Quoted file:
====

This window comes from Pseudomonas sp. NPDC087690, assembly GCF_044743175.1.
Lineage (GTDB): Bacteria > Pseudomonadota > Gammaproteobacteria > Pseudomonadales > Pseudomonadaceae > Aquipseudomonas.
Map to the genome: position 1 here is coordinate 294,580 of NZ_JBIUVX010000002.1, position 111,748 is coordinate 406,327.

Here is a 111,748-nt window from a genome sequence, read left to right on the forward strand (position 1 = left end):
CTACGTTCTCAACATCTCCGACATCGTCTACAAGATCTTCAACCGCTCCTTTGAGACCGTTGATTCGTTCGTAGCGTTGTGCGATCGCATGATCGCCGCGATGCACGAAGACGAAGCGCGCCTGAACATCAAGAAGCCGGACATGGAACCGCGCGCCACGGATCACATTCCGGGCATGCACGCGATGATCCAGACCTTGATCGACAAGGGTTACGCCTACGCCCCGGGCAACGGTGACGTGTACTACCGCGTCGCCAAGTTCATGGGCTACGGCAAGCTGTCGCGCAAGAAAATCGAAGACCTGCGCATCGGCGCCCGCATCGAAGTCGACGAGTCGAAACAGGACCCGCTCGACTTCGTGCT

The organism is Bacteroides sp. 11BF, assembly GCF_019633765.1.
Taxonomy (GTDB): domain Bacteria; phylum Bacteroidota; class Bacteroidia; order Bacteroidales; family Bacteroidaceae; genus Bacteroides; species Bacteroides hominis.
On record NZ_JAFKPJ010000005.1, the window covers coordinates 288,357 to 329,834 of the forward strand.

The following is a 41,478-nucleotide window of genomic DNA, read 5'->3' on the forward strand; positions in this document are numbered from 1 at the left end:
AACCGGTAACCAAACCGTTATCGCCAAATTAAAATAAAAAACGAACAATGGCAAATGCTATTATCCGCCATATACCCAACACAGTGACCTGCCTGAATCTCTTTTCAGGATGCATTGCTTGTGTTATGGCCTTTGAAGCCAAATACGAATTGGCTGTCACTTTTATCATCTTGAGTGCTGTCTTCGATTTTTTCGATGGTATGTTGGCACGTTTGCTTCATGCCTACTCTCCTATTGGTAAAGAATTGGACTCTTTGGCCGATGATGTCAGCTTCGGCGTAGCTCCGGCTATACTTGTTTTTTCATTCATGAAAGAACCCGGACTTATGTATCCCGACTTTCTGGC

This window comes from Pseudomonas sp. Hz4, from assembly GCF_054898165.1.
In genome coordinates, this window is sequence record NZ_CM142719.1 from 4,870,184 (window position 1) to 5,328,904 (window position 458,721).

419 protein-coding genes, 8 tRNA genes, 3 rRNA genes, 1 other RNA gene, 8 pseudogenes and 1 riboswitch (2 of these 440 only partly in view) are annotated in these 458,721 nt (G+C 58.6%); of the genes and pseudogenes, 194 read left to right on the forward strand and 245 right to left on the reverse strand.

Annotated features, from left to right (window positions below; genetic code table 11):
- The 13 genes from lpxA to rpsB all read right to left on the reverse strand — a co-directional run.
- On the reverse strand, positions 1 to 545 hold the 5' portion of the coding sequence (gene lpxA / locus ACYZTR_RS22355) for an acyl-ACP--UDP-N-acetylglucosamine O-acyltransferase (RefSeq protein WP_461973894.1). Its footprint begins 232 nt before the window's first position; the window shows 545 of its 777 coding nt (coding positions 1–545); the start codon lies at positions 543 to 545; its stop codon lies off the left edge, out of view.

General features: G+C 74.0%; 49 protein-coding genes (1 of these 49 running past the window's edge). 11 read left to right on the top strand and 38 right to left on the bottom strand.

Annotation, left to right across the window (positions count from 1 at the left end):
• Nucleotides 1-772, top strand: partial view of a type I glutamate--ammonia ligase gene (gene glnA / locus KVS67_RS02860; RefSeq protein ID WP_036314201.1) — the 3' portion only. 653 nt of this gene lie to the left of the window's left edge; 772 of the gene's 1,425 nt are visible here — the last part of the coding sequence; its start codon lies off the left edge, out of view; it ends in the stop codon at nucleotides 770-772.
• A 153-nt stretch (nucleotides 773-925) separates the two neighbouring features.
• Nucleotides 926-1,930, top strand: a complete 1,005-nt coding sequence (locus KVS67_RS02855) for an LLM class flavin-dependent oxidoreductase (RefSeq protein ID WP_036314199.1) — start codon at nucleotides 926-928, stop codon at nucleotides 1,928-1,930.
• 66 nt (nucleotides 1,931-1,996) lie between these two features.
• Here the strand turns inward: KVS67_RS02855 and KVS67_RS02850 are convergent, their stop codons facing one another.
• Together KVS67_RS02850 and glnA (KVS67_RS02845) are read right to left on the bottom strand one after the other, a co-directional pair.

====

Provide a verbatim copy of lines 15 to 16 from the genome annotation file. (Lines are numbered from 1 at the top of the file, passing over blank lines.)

- The 13 genes from lpxA to rpsB all read right to left on the reverse strand — a co-directional run.
- On the reverse strand, positions 1 to 545 hold the 5' portion of the coding sequence (gene lpxA / locus ACYZTR_RS22355) for an acyl-ACP--UDP-N-acetylglucosamine O-acyltransferase (RefSeq protein WP_461973894.1). Its footprint begins 232 nt before the window's first position; the window shows 545 of its 777 coding nt (coding positions 1–545); the start codon lies at positions 543 to 545; its stop codon lies off the left edge, out of view.